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In.2003, economist Helene Jorgensen was bitten by a tick and thus began her new, unpaid, and full-time job—sojourner through the U.S. health care system. Her five-year odyssey reveals the many inefficiencies and irrationalities that both characterize the system and put lives—and the U.S. economy—at risk.
Sick and Tired tells two stories. One examines Jorgensen's personal struggle to receive proper treatment for Lyme disease and to fend off an ever-expanding set of uncovered medical bills. The other narrative, based on Jorgensen's expertise as an economist, examines institutional failures at every stage of the U.S. health care system, including diagnosis, treatment, insurance, and prescriptions. Having surveyed those failures, she offers practical guidelines for their correction.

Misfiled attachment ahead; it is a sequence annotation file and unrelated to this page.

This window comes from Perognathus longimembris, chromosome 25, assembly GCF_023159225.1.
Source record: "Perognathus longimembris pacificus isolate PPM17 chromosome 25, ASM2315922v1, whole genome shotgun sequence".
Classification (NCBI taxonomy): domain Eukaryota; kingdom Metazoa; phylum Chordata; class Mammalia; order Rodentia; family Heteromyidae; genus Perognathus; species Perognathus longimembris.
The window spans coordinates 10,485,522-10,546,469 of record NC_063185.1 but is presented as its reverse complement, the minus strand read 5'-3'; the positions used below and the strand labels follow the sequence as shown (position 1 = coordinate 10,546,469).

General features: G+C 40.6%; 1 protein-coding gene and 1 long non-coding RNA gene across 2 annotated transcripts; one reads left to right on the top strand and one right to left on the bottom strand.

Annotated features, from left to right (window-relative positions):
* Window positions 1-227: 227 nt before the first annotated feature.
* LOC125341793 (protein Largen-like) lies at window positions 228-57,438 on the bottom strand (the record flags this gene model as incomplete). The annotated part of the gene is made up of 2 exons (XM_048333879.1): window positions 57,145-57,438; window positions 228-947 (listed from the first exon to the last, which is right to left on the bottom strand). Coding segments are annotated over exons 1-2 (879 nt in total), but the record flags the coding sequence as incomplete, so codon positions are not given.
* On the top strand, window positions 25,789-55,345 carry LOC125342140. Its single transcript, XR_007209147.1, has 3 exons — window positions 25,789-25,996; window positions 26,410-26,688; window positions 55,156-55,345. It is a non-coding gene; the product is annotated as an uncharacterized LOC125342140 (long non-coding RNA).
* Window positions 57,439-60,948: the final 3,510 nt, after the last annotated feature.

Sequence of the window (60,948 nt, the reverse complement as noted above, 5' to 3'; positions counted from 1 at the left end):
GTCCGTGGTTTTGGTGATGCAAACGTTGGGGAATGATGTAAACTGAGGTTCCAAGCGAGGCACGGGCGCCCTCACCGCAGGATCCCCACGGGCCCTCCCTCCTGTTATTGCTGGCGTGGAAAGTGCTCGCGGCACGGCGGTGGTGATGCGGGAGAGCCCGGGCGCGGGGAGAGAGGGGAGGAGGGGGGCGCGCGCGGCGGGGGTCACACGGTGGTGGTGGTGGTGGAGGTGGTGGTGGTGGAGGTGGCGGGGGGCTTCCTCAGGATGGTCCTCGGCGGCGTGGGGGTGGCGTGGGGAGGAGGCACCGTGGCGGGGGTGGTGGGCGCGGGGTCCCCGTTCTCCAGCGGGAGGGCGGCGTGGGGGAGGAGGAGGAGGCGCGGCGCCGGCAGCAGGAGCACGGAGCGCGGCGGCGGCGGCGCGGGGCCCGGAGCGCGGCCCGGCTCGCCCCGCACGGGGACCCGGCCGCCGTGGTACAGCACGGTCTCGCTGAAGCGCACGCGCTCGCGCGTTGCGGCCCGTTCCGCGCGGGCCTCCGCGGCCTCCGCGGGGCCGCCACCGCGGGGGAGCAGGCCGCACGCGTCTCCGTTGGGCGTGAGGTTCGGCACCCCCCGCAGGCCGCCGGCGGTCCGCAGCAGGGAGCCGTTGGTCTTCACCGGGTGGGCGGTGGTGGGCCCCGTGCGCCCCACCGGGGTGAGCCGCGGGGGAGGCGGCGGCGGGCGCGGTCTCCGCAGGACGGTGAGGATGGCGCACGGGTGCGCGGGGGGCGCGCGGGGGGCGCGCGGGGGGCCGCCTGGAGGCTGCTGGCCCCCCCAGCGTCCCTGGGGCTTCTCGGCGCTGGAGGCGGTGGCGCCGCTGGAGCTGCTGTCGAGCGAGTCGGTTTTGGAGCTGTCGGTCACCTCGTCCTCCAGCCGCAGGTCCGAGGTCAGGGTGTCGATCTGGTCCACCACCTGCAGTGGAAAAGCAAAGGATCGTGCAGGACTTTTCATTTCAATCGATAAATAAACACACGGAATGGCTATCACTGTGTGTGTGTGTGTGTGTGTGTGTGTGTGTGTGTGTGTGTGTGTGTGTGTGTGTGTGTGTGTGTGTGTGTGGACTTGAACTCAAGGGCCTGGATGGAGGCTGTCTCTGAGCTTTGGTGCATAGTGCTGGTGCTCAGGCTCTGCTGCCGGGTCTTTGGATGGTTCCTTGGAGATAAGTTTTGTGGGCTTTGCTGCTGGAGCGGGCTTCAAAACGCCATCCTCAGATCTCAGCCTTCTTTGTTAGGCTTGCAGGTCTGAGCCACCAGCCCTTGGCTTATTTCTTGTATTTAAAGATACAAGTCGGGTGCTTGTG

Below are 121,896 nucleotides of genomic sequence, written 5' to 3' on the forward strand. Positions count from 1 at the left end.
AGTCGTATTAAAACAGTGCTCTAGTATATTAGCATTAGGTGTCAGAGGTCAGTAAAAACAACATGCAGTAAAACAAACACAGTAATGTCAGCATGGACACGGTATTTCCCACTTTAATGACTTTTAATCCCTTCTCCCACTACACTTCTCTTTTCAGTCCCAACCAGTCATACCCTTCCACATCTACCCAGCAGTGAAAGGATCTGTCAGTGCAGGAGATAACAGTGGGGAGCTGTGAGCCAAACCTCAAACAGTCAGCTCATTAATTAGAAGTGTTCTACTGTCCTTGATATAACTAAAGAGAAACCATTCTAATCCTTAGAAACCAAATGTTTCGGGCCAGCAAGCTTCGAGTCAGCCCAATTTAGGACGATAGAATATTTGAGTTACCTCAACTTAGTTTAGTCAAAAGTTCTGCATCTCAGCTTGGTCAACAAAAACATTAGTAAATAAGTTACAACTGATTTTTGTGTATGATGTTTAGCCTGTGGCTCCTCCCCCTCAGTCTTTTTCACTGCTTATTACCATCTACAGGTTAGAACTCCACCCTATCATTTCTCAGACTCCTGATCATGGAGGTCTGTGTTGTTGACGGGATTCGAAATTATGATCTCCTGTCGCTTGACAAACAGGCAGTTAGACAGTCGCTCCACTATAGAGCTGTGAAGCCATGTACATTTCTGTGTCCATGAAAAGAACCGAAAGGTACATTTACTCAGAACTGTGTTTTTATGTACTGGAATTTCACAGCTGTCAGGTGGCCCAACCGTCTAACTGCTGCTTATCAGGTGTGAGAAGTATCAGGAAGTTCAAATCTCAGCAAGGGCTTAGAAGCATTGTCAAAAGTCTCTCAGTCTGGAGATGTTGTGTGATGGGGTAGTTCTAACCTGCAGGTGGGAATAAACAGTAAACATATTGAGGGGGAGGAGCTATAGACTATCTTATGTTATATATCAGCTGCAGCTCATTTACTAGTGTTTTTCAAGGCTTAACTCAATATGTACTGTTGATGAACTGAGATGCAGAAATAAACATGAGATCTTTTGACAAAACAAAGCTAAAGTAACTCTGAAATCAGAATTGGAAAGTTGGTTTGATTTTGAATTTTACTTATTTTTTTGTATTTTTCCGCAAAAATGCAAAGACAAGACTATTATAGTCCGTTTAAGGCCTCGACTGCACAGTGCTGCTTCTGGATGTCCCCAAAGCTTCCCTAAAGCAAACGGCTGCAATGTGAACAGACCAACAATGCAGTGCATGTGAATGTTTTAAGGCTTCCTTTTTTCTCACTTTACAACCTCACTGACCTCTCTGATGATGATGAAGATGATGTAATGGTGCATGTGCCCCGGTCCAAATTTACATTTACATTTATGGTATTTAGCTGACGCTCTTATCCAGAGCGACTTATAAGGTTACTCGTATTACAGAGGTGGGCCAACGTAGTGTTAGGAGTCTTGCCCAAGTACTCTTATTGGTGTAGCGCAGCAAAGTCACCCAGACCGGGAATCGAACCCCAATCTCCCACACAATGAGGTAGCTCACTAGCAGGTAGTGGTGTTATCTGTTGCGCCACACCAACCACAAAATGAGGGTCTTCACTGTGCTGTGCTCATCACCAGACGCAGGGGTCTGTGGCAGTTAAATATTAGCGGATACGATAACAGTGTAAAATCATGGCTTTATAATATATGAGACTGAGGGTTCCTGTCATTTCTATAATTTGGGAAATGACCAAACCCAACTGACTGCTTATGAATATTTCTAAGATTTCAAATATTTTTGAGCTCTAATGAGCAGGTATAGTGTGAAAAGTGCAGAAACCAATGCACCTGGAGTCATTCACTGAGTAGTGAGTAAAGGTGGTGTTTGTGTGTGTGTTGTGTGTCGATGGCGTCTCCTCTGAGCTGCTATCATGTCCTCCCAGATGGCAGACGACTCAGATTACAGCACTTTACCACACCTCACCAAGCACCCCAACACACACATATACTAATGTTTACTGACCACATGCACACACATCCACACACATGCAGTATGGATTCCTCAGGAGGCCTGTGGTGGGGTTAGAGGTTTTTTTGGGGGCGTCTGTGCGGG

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About the Author
Now recovering from Lyme disease, Helene Jorgensen has worked as a labor economist for the Center of Economic and Policy Research and the Public Policy Department of the AFL-CIO. She has a Ph.D. in economics from American University and an M.S. in environmental science and policy from George Mason University.
Table of Contents
Tables and Figures ix
Author's Note xiii
1 Paradise Valley 1
2 Health Insurance Industry: Diagnosis 11
3 Doctors: Medical Opinion 33
4 Drugs: Quantity Override 59
5 Hospitals: Standby Surgery 83
6 Laboratories: Blood Suckers 107
7 Lyme Disease: Two Standards of Care 129
8 Health Care Reform: Recovery 149
About the Author 205